Red Cross reports that 619 people and 53 pets were in its shelters around the Philadelphia region as of midnight. The biggest group is at West Philadelphia High School, where 243 people sought shelter. Avon Grove High School in Chester County has a big group, with 58 people.
The city reported that it has received 16,000 calls on its 311 non-emergency line since yesterday. Normal Monday traffic is about 4,500 calls.
To anyone in lightly hit areas who thinks that metereologists and officials hyped the storm threat, here’s what Accuweather’s Elliot Abrams has to say: You’re wrong.
Sandy still was quite a storm, he said. Some areas just were luckier than others.
“It produced gale-force winds, some gusted past 60 mph,” he said. “Around the region, hundreds of thousands of people lost power. There’s tremendous damage. Downtown Atlantic City was covered with water.”
Abrams says many will still feel gusty winds and showers Tuesday, with the possibility of falling branches. Utility companies are working to restore service, but warned it could take days.
The Delaware aftermath
Much of the damage from Sandy in Delaware was confined to the coastal areas and sections of the state prone to flooding, but Gov. Jack Markell says the state was spared the brunt of the storm.
As a result the state has eased its driving restrictions back to a level 1, which is where the state was before the storm. That means there has to be a safety, emergency or business reason to be on the road.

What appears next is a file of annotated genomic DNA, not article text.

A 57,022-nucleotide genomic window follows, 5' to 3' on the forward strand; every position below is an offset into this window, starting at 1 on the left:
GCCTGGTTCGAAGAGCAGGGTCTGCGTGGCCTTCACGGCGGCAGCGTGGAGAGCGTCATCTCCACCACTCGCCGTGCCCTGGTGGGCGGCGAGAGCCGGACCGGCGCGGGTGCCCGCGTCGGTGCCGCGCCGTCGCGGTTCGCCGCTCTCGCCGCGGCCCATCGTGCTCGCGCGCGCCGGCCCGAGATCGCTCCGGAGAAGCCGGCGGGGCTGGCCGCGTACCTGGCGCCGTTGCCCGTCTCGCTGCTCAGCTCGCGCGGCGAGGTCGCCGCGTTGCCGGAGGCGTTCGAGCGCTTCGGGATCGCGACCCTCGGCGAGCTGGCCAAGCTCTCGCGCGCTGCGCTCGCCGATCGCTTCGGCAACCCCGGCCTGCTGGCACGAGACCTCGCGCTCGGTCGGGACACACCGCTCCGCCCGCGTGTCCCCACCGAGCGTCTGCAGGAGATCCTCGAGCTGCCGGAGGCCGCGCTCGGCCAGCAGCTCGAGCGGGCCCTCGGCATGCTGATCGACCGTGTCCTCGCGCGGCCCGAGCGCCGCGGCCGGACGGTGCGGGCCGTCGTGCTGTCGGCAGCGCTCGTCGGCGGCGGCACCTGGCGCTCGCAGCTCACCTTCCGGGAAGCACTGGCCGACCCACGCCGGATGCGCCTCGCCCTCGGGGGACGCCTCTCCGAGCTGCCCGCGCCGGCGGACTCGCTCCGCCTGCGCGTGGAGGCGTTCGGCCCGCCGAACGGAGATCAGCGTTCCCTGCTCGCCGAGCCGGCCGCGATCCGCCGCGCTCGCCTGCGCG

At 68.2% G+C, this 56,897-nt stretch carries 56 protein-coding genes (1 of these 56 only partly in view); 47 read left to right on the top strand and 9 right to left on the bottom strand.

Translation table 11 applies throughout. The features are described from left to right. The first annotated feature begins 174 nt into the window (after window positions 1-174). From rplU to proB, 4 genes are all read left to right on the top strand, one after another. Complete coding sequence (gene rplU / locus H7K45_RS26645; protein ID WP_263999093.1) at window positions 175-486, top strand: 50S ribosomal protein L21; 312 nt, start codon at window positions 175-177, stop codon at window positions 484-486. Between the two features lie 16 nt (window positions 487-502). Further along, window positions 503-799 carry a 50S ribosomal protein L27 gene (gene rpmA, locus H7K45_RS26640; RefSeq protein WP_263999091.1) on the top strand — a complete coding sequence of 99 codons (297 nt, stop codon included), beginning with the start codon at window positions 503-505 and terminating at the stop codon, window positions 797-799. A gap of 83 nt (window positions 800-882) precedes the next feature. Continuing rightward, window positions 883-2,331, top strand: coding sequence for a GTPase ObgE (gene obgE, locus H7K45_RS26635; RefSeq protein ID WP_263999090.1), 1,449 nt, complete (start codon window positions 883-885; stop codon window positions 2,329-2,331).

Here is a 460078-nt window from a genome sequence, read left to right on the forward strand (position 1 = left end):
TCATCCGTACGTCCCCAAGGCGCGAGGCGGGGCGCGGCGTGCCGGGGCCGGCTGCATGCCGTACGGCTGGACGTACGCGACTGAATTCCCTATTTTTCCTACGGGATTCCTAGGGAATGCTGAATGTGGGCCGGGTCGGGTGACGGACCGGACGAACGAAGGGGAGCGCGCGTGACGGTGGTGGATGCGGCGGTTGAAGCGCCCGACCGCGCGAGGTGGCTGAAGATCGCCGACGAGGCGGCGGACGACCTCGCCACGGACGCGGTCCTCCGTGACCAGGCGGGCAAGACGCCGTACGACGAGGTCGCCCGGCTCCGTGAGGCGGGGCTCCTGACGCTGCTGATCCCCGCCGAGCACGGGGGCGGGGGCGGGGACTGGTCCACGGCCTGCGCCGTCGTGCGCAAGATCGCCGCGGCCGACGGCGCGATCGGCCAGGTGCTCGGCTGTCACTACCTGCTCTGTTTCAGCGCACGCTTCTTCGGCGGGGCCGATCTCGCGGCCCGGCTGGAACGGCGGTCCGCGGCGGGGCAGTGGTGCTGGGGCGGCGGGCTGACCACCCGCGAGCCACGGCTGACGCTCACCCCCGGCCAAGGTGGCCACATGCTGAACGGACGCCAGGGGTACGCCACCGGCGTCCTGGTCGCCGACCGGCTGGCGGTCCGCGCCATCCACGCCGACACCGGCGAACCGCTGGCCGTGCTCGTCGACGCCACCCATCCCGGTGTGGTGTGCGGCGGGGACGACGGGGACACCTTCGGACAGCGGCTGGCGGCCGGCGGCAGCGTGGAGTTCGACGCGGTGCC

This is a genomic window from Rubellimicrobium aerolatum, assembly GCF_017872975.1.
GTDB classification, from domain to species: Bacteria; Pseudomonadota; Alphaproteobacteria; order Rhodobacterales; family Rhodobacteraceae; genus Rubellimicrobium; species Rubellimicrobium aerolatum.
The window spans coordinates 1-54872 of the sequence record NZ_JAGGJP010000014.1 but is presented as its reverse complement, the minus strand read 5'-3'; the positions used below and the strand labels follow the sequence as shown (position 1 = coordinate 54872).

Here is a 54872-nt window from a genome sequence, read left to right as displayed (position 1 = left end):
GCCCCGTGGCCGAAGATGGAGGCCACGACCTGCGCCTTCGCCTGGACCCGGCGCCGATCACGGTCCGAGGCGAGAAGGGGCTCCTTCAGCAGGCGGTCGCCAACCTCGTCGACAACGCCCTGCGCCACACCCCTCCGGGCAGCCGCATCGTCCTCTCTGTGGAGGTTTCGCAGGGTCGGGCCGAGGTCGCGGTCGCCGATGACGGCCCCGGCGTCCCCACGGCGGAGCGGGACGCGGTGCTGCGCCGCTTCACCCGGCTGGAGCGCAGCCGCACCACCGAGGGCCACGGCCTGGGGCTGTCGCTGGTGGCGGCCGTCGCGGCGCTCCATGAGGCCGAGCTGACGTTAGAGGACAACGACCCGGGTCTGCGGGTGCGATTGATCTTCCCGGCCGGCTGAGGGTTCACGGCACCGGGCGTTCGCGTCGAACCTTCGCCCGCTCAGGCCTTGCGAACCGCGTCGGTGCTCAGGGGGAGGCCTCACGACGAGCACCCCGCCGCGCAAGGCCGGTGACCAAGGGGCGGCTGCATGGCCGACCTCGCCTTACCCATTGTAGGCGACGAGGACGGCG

The governor warned that people who were left their home because of an evacuation order or because of flooding should not attempt to go back on Tuesday. He said it still wasn’t safe to do so. One of the hardest hit areas was Route 1 in Dewey. DelDOT officials said it would be another 24 hours before the road could be open. A lot of sand was blown on to the road.
DART First State has announced that buses will be running on a Saturday schedule today.
About 40,000 Delmarva Power customers, most in New Castle County, remain without power. Markell had no estimate when power would be restored; wind gusts had to subside so that it was safe for workers to go up in cranes to check lines. About 900 people are in shelters around Delaware.
—Brian Hickey, Elizabeth Fiedler, Tom MacDonald, Aaron Moselle, John Mussoni, Nichelle Polston, Zack Seward, Alan Tu, Mary Wilson and the Associated Press contributed to this report.